Mindfulness and Men

Why are we running a Men’s course?

 

Men don’t really talk to each other. Like really talk. Why is that? I was in the pub the other day with an old friend of mine. We were near another couple of guys who literally talked about football for three hours. Men are not connecting with other men about what is really going on in their lives. My friend and I caught up, talked about an amazing holiday of his, a recent five-day hiking trip I did in the mountains of Italy and some sport. But we also talked through a couple of difficulties we were both going through and how we felt about it emotionally. Oh, and we had a couple of beers.

 

Men are taught not to talk about their feelings. Men are taught that showing any emotion is a sign of weakness. Apart from anger that is. Male role models are people like James Bond who repress their emotions and avoid any real intimacy. Men are tough!

 

Yet men are more likely to suffer from loneliness than women. And men are much more likely to commit suicide. Men need to connect. They need to talk about what’s going on with them just as much as women.

 

But we are taught not to express how we feel. I remember a young boy falling over in the playground at school. He showed a few tears, because it looked like he really hurt himself. Some of the other boys called him gay.

 

As boys we were taught that showing almost any emotion was ‘girly’. Showing too much interest in cooking classes meant you were called ‘gay’, by not only the other boys, but some girls too. I remember seeing a kid dance at our school disco and he was awesome. He could really dance and I envied that. I said to one of my friends how great it was, and he replied “yeah, he’s probably gay”.

 

Boys get told to “be a man,” and “man up”. Men are taught that you have to be strong at all times. You have to have a good job that pays well, a good car, etc. But how many men have good relationships with other men? In a recent survey, over 70% of men said that would feel that they have no one to talk to about their difficulties.

 

We are constantly told by social media that ‘real men’ have muscles. You are only a ‘real man’ if you like football. If you get too close to another man, then you are gay. Or at best it’s called a ‘bromance’.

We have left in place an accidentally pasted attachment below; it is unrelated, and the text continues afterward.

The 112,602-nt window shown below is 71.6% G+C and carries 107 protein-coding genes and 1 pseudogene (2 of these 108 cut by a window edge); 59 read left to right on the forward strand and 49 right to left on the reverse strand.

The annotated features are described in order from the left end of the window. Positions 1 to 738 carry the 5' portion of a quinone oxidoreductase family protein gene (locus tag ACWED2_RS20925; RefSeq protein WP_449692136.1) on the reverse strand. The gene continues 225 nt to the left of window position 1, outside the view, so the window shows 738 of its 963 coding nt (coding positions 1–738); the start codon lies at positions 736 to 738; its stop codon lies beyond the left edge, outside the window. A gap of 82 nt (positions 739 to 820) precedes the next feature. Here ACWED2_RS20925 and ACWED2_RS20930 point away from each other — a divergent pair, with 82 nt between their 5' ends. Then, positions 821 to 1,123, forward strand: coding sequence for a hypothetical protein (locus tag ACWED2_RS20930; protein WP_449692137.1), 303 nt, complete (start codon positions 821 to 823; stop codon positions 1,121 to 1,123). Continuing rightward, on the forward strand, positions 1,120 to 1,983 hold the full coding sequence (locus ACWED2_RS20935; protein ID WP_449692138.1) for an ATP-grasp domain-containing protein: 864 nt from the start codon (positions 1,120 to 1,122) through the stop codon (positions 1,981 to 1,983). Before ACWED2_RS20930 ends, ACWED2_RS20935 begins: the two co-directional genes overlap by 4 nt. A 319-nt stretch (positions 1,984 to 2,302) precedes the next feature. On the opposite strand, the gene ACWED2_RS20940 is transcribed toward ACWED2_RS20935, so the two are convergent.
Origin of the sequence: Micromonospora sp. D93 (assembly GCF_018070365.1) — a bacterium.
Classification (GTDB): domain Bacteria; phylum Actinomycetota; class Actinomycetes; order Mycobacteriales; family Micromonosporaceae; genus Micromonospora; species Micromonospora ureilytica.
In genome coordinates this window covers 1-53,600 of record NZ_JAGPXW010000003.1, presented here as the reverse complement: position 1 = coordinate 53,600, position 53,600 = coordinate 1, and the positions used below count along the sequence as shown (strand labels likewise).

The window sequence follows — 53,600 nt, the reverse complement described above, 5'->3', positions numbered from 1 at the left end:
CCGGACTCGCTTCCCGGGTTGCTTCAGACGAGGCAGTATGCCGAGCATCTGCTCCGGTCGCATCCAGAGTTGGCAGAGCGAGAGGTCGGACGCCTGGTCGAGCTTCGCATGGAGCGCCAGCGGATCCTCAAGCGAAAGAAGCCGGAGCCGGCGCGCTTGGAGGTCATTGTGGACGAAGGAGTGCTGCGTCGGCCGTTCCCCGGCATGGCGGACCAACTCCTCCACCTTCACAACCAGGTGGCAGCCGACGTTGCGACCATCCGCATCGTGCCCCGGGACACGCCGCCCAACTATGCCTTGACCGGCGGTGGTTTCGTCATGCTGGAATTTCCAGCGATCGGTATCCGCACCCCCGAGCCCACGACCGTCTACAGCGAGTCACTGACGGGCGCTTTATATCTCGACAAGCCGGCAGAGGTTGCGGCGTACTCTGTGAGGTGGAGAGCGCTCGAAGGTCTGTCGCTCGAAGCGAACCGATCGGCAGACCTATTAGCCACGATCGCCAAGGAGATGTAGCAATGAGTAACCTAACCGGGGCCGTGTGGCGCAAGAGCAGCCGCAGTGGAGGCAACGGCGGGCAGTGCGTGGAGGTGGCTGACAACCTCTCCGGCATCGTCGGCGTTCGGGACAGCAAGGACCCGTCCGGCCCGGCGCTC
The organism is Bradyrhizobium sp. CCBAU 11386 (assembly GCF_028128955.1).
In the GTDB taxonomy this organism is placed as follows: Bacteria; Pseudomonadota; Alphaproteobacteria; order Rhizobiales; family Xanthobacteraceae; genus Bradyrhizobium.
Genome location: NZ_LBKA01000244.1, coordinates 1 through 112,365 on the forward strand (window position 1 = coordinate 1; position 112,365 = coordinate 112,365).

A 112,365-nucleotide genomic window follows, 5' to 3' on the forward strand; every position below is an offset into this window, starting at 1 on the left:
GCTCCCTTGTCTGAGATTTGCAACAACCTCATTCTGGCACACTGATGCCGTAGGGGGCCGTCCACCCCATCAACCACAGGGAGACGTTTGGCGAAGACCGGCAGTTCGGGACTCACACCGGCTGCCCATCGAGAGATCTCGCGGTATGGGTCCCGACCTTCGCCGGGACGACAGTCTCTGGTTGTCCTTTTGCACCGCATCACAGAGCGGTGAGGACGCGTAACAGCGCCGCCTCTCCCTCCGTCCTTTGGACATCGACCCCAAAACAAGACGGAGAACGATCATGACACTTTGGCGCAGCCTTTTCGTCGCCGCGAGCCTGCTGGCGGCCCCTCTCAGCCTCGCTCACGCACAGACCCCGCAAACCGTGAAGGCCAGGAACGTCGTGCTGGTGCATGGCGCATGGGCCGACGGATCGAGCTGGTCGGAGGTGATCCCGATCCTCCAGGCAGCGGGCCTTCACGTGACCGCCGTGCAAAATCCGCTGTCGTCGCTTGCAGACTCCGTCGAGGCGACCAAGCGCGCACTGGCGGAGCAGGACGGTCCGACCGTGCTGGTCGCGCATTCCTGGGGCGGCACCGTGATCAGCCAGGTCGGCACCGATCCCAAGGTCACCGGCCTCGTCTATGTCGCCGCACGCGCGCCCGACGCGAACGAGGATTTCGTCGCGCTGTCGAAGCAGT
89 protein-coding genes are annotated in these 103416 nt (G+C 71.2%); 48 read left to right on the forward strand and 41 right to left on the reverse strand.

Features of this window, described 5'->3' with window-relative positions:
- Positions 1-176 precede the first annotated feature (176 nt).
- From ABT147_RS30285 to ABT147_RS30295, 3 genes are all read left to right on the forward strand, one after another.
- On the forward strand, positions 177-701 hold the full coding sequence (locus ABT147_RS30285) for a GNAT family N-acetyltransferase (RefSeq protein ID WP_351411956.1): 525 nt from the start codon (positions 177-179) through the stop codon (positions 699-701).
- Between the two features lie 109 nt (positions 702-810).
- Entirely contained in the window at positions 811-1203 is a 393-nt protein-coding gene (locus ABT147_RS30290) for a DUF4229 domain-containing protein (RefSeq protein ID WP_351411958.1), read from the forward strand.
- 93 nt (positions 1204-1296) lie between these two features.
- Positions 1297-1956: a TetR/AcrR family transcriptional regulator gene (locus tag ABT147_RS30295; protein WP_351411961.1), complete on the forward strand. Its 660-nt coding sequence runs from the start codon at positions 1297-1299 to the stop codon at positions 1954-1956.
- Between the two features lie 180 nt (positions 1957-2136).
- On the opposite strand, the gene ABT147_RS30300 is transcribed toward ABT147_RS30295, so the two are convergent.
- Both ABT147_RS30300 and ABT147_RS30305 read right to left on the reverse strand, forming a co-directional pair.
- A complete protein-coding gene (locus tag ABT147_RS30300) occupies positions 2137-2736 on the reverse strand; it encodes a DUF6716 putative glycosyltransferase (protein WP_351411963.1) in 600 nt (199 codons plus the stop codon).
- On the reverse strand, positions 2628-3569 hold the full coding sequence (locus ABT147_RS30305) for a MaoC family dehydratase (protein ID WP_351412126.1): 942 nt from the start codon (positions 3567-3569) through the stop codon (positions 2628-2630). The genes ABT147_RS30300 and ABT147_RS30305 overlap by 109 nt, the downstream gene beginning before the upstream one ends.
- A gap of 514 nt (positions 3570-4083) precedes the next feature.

How can showing emotions be a sign of weakness? When I’ve worked with men they’ve often told me that showing someone that they feel sad and/or vulnerable can be the hardest thing they have ever done. So how can something that feels tough be weak? Is it in fact strong? Is it brave even?

 

Can we still be men and experience a whole range of emotion? Mindfulness can help us as men.

 

So why are we offering a men’s course? Because we need it. Knife crime is on the rise, depression is on the increase as well as the amount of antidepressants Doctors are handing out, suicide is the biggest killer of middle age men.

 

Usually my mindfulness courses are around just 15% men. My last mindfulness course was 100% women. So men, this course is for you. A course especially designed for those willing to invest their time and energy to being the best version of you. I often see in my groups that mindfulness might actually be one of the hardest skills you will ever learn. How can something so tough be called weak? If you want connection and real conversation, I will see you there.

 

Chris

 

www.poolemindfulness.co.uk/men

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Chris is an experienced Psychotherapist and Mindfulness teacher with a passion for the outdoors. Being a fully trained and qualified Psychotherapist and with over a decade’s experience facilitating groups and training programmes, Chris brings excellent leadership skills from his experience in group dynamics. Chris also works as an ecotherapist helping people connect with both nature, and themselves by creating a safe group environment and teaching skills. Chris has an infectious enthusiasm with mindfulness and the great outdoors, and his love of nature has led him to train not only in mindfulness in nature, but also wilderness living skills and foraging.